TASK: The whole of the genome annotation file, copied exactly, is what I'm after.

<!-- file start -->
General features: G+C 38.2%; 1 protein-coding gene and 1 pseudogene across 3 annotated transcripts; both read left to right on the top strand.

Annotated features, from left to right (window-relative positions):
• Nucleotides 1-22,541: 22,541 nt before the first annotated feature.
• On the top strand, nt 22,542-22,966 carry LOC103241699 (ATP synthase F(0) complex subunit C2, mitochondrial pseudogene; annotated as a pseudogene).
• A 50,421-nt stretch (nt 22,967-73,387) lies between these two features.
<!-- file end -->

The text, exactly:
General features: G+C 38.2%; 1 protein-coding gene and 1 pseudogene across 3 annotated transcripts; both read left to right on the top strand.

Annotated features, from left to right (window-relative positions):
• Nucleotides 1-22,541: 22,541 nt before the first annotated feature.
• On the top strand, nt 22,542-22,966 carry LOC103241699 (ATP synthase F(0) complex subunit C2, mitochondrial pseudogene; annotated as a pseudogene).
• A 50,421-nt stretch (nt 22,967-73,387) lies between these two features.